It’s no coincidence that holiday parties and celebrations occur in the season that according to Ayurveda, is characterized by the vata dosha (air and space elements). This is a time of erratic, cool winds and frenetic energy that stimulate an increase our mental awareness, spontaneity and sense of play. And, it’s no surprise that nature provides an abundance of balancing foods like root vegetables, winter squash and pumpkins to ground and warm us in this dry, cool time of year. Beyond enjoying seasonal fruits and vegetables, we may ask what else we can do to find more balance and optimize our health in this season of indulgence. While Ayurveda teaches us to eat seasonally and to choose foods that balance our constitution, it also recommends ensuring that we include foods from all of the six tastes in our diet to provide satisfaction in our everyday lives.
What are these six tastes?
1. Sweet – Sweet tastes are found in naturally occurring sugars like fruits and honey, but also in whole grains, long-storing vegetables (like beets, winter squash, potatoes, and other tubers), unfermented dairy products (from humanely and healthfully raised animals), and oils from nuts and seeds. Sweet tastes promote a sense of calm, contentment, and love, so it’s no wonder we indulge in the cold winter months. In excess, overindulging in the sweet taste can contribute to weight gain and stagnation like the couch-craving coma we often experience after traditional holiday meals. When craving sweets, opt for whole-foods and whole grain-based sweet tastes since our American diet is overly abundant in refined, processed and artificially sweet foods.
2. Salty – Most notably found in table salt and many processed foods as a natural preservative and flavor enhancer, the salty taste is associated with the elements water and fire, and thus tends to increase digestive fire and appetite. Since salt in the form of sodium can increase water retention, consider salty tastes as a condiment and opt for sea salt and sea vegetables to broaden your balance of minerals such as potassium and magnesium.
3. Sour – Predominant in fruits like lemon, lime, and tomatoes, sour tastes are also found in fermented foods like vinegar, cheese, wine, beer, and yogurt. Sour foods consist of fire and earth elements and thus can help stimulate digestion and even calm the windy and active vata mind. However, in excess they can increase fermentation or yeast overgrowth, so include sour foods in moderation (something as simple as lemon squeezed in our water) to balance your holiday diet.
4. Pungent – Pungent tastes are associated with spicy and hot, fiery foods like cayenne and black pepper, ginger, radishes, garlic, and onions. Comprised of the elements air and fire, pungent foods are typically warming and stimulate metabolism, circulation, and digestive fire (agni), but can also irritate the nervous system and inspire irritability and anger. Use pungent tastes like fresh ginger to balance the grounding nature of sweet potatoes and roasted squash and to stimulate digestion of a heavy holiday meal.
5. Bitter – Bitter tastes are associated with leafy greens like kale, dandelion, and some fresh herbs like cilantro, but also in some fruits like grapefruit, and in beverages such as coffee and some forms of tea. These foods tend to cool and cleanse the body and detoxify and tone the organs. Comprised of the dominate elements air and water, bitter tastes are considered detoxifying, antibiotic, anti-parasitic, and antiseptic. Even though cooling in nature, bitter foods should be included in moderation to balance winter holiday indulgences and associated weight gain and water retention.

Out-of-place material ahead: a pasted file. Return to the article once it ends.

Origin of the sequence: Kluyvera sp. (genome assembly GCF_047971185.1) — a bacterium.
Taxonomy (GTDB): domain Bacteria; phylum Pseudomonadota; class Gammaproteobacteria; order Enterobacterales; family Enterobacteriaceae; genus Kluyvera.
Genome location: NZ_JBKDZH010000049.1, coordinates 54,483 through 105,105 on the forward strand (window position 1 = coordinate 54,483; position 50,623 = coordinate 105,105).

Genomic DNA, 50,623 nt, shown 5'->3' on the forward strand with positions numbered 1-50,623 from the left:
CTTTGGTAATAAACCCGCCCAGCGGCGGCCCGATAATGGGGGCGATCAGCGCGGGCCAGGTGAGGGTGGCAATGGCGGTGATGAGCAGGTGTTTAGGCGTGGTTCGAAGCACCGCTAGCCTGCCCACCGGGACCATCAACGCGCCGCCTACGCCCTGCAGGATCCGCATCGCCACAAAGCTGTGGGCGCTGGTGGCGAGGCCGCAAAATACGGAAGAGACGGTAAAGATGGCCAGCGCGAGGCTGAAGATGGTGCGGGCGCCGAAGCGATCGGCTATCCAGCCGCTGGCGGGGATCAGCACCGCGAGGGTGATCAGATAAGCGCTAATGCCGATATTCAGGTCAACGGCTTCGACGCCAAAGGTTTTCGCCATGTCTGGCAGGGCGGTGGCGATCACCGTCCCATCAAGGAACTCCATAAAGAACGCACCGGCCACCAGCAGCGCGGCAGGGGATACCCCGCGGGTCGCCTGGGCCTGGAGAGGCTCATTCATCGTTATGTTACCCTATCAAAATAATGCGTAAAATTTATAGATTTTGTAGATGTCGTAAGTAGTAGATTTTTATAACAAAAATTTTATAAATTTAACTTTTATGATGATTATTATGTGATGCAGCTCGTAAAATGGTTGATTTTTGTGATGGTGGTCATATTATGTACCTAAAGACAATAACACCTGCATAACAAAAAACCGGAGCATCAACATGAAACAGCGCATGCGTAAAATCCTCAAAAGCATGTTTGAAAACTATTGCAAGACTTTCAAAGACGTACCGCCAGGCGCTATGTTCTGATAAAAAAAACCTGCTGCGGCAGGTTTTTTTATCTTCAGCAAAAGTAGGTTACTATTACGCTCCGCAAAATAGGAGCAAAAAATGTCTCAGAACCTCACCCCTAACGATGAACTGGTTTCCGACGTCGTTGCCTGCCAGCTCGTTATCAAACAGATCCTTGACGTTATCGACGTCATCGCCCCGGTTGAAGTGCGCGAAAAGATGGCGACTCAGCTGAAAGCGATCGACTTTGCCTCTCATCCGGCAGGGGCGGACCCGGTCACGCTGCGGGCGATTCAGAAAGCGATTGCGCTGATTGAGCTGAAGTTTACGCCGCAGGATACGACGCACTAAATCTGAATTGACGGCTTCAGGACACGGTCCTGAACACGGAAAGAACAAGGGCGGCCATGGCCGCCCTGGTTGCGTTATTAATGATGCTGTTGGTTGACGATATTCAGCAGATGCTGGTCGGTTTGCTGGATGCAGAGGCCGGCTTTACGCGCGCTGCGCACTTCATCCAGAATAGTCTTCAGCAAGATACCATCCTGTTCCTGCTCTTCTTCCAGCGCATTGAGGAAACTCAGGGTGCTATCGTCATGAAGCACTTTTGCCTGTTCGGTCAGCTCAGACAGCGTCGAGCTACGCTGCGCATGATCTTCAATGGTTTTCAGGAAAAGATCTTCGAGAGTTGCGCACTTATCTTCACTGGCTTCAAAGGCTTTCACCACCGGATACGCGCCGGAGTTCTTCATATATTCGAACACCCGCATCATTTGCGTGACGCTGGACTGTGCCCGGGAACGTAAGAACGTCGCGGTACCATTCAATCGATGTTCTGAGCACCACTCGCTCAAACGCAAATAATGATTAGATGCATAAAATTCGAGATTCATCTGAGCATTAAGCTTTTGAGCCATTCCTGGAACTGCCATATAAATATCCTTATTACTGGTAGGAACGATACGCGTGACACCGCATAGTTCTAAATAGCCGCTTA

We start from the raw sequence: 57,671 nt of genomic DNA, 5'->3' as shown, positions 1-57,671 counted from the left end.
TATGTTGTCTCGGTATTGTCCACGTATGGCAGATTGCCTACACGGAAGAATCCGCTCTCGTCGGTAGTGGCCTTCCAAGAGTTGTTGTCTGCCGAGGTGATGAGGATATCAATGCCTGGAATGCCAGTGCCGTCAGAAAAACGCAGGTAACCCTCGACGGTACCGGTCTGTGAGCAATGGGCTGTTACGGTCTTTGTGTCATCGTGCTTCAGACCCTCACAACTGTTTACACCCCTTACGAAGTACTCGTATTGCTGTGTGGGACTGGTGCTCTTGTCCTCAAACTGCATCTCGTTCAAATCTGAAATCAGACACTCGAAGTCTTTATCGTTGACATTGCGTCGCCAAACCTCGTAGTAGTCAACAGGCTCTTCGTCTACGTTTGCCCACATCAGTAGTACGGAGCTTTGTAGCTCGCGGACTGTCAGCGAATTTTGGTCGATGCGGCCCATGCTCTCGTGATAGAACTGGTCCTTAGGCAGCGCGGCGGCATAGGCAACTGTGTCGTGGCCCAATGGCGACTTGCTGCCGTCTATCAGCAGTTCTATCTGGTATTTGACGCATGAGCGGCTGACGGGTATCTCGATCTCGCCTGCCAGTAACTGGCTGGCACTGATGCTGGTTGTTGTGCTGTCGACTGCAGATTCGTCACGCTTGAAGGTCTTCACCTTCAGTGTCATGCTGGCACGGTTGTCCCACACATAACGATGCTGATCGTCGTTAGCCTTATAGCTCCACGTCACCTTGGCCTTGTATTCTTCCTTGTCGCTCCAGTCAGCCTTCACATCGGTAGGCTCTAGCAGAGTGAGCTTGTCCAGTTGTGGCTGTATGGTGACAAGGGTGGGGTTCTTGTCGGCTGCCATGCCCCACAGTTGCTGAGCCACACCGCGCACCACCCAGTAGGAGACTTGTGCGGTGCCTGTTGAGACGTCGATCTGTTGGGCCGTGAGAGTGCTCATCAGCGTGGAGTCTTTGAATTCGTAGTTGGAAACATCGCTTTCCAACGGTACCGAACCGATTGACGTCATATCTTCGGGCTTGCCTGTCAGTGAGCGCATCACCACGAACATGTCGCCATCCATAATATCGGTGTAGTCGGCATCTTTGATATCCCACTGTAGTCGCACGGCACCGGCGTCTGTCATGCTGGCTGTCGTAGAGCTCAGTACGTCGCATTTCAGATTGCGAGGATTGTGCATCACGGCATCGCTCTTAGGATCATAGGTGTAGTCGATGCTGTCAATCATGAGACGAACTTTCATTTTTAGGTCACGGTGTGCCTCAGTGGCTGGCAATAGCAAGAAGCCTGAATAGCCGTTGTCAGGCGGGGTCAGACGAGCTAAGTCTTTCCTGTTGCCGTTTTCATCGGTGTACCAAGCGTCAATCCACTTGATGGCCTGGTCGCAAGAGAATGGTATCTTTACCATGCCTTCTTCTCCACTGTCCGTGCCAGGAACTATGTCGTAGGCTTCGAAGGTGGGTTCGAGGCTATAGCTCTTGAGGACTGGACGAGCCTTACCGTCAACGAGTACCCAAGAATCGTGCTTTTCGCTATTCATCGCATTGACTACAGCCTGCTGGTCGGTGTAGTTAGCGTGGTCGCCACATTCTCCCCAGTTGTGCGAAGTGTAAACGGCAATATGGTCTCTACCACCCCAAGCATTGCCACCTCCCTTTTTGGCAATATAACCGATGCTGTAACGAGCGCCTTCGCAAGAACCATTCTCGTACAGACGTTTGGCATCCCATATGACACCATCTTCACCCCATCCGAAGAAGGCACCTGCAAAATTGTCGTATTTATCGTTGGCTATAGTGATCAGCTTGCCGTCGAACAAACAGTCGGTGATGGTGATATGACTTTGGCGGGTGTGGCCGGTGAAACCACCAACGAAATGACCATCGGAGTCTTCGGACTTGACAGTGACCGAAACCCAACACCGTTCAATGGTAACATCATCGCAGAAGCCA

6. Astringent – Perhaps the least common and most challenging taste to comprehend, astringent tastes are dry and cooling. Astringency is classified by its effect on the tongue more than its actual taste. Like when you apply a toner to your face, it immediately tightens your pores; think how an astringent food might create a feeling of tightening in your tongue. When you eat a raw walnut, for example, you are sure to experience its astringent, drying effect on your mouth. Astringent foods include raw nuts, legumes, pomegranate seeds, persimmons and raw cranberries, cruciferous vegetables like broccoli, cauliflower and artichoke, as well as grapes and dry wed wine.
Let’s embrace this celebratory time of year with friends, family, and good cheer, and the abundance of nature’s bounty. Be sure to include some aspects of all the six tastes (not just holiday sweets!) to optimize your palate, round out your plate, find more balance in your life, and look and feel your sexy best through the New Year!
Are you looking for a seasonal dish to include at your holiday meals that incorporates all six tastes? Try the recipe below for sweet and smoky Brussels sprouts with quinoa. Wintery Brussels sprouts peak September through February and are high in vitamins A and C and phytonutrients that help fight cancer. These cruciferous gems provide the bitter base of this dish balanced by sweet raisins and quinoa, while sea salt and broth provide saltiness. Smoked paprika, black pepper, and shallots add pungency, and a splash of sherry vinegar provides the balance of sour. Top with raw walnuts for crunchy notes of astringency.
Red Jen Ford is a Certified Holistic Health Coach, Yoga Instructor and Seasonal Eating Expert. Jen teaches her clients the benefits and simplicity of eating local, sustainably grown food. Enjoy more of her dishes in her seasonal recipe booklets or her online course, Simply in Season: Recipes to Celebrate Healthy, Easy Seasonal Food.